After a lengthy investigation, one member of the Bush administration, I. Lewis "Scooter" Libby, was brought to trial and convicted of obstruction of justice, perjury and making false statements.
January 28, 2003 -
In his State of the Union speech, President Bush says, "The British government has learned that Saddam Hussein
recently sought significant quantities of uranium from Africa."
June 12, 2003 -
According to the New York Times, a conversation takes place between Vice President Dick Cheney
and Libby, his chief of staff, about the covert identity of Valerie Plame, who happened also to be Wilson's wife.
June 23, 2003 - According to 2007 testimony by Judith Miller of the New York Times, the date when Libby revealed to her that Wilson's wife may have worked for the CIA.
July 6, 2003 - Wilson's editorial piece appears in the New York Times: "What I Didn't Find in Africa."
July 11, 2003 - Karl Rove
, President Bush's top political adviser, tells Time reporter Matthew Cooper that Wilson's wife "apparently works at the CIA on WMD issues," according to an e-mail Cooper sends to his editor.
July 13, 2003 - Cooper's "A Question of Trust" is posted on Time magazine's website. The article about President Bush's 2003 State of the Union speech includes named sources as Libby, Wilson, Plame's superior Alan Foley, and former State Department proliferation expert Greg Thielmann.
July 14, 2003 - Robert Novak's Chicago Sun-Times column names Plame as a CIA operative. He lists two senior administration officials as sources. (At the time, Novak also works at CNN.)
September 2003 - The Justice Department launches a full criminal investigation into the leak, an aggravated felony punishable by up to ten years in prison and a $10,000 fine.
September 29, 2003 - Rove denies any knowledge of the leaked name when asked by an ABC reporter.
September 30, 2003 - President Bush says, "If there is a leak out of my administration, I want to know who it is. And if the person has violated the law, the person will be taken care of."
February 15, 2005 - A federal appeals court in Washington rules that Miller and Cooper may have witnessed a federal crime (disclosure by government officials of a CIA officer's identity), and will have to cooperate with the grand juries investigating the crime.
June 27, 2005 -
The US Supreme Court
declines to hear appeals by Miller and Cooper.
June 30, 2005 - Norman Pearlstine, Time's editor-in-chief, agrees to provide documents concerning the confidential sources of Cooper to a grand jury.
July 6, 2005 - New York Times reporter Miller goes to jail to protect the identity of the person who leaked the identity of a CIA operative to her, despite never having written a story using the information.
July 12, 2005 - Cooper appears before a grand jury investigating the case.
September 19, 2005 - Libby calls Miller in prison to free her from the pledge of confidentiality. She is released on September 19.
October 12, 2005 - Miller testifies for more than an hour before a federal grand jury about a second conversation she had with Libby.
October 28, 2005 - Libby is indicted on one count of obstruction of justice and two counts each of perjury and making false statements. He resigns his position at the White House.
November 3, 2005 - Libby pleads not guilty at his arraignment and is released on his own recognizance.
April 26, 2006 - Rove makes his fifth and final appearance before the federal grand jury investigating the leak.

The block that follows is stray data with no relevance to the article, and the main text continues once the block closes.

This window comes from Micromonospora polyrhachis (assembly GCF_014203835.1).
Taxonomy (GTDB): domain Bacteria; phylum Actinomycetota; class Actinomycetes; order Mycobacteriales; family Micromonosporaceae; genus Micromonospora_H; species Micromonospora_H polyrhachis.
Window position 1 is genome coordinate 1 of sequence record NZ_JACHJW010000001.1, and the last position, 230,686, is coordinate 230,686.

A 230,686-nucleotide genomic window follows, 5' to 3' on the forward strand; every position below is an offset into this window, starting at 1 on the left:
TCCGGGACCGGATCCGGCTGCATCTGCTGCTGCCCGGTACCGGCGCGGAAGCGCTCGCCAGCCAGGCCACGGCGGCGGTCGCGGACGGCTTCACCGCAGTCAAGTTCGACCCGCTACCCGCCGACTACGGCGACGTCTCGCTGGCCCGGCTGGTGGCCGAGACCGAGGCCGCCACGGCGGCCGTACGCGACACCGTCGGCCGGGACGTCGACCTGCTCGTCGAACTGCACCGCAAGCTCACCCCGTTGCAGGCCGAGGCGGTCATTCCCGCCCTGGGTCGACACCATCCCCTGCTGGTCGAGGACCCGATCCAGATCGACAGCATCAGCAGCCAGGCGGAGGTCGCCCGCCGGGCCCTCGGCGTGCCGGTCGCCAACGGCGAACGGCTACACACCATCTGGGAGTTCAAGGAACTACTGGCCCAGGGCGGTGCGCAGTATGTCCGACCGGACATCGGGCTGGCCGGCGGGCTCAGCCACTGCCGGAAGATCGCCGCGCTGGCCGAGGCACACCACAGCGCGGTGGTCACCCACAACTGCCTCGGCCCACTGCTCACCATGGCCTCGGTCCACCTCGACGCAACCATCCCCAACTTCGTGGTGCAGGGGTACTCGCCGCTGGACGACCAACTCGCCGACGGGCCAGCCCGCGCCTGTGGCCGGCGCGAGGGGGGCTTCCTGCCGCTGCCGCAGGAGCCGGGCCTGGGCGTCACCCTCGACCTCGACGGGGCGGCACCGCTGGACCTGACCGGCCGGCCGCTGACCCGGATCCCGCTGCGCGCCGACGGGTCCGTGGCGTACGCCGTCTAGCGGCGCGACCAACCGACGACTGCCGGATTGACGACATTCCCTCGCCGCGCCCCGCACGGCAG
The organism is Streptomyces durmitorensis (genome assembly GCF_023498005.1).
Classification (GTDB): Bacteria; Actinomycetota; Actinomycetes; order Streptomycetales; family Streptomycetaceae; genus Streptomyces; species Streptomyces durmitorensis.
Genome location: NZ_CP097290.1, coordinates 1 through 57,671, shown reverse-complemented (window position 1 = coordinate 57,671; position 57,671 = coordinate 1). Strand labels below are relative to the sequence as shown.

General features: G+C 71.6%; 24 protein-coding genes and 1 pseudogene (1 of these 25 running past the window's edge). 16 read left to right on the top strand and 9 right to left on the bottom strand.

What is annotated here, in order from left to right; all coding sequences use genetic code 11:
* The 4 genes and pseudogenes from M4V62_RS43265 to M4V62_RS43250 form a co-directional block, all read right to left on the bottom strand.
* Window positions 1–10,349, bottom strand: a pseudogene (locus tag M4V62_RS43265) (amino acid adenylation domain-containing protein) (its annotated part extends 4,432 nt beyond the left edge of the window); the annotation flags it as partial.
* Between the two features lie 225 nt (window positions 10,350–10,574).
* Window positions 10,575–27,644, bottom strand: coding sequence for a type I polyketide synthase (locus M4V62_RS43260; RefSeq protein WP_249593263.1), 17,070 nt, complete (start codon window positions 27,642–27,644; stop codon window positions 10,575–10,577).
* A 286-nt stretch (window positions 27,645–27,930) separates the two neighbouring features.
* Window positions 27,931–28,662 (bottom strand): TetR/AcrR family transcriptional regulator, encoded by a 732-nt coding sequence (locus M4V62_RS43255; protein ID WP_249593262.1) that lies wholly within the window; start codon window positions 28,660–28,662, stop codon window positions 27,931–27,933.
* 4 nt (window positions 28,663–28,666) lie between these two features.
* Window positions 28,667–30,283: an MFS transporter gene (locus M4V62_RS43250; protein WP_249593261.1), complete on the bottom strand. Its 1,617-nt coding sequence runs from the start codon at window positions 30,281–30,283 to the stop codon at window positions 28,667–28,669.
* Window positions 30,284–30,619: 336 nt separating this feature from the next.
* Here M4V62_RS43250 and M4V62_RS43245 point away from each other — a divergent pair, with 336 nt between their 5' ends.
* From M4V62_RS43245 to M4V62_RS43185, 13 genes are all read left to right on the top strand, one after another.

June 13, 2006 - Rove is told by special counsel Patrick Fitzgerald that he will not be charged in the CIA leak case, according to Robert Luskin, Rove's lawyer.
July 13, 2006 - Plame and her husband file a lawsuit in US District Court against Cheney, Rove and Libby. The suit alleges that they conspired to ruin Plame's career in order to seek revenge against Wilson for criticizing the Bush administration's motives in Iraq.
September 7, 2006 - Former Deputy Secretary of State Richard Armitage publicly acknowledges for the first time that he was the source who first revealed Plame's identity to Robert Novak, which he said he did inadvertently. His name is added to the Plame/Wilson lawsuit a week later.
January 16, 2007 - Libby's trial begins.
March 6, 2007 - Libby is found guilty of four of five counts in his perjury and obstruction of justice trial.
June 5, 2007 - Libby is sentenced to 30 months in prison for lying to investigators about what he told reporters about Plame, two years of probation after his prison sentence, fined $250,000 and $400 dollars in court costs.
June 14, 2007 - Judge Reggie B. Walton rules that Libby is not to remain free while his appeal is pending.
Libby's attorneys say they will appeal this decision to the DC Circuit Court of Appeals.
July 2, 2007 -
A three-judge panel from the DC Circuit Court of Appeals rejects Libby's bid to remain free
on bond while appealing his conviction, ruling that Libby has not raised a question for judges "that is 'close' or that 'could very well be decided the other way" - the standard for remaining free on appeal. On the same day, President Bush commutes Libby's prison sentence but leaves in place the $250,000 fine and 2 years of probation.
July 19, 2007- A federal judge in Washington, dismisses the lawsuit brought by Plame and her husband
against Cheney, Libby and Rove. A federal appeals court later upholds the dismissal.
October 22, 2007 - Plame's memoir, "Fair Game: My Life as a Spy, My Betrayal by the White House" is published. A movie adaptation of the book, starring Naomi Watts and Sean Penn, is released in 2010.
April 18, 2018 - The Washington Post publishes
an op-ed by Plame in which she criticizes Trump for pardoning Libby
and discusses the national security risks associated with outing a covert operative.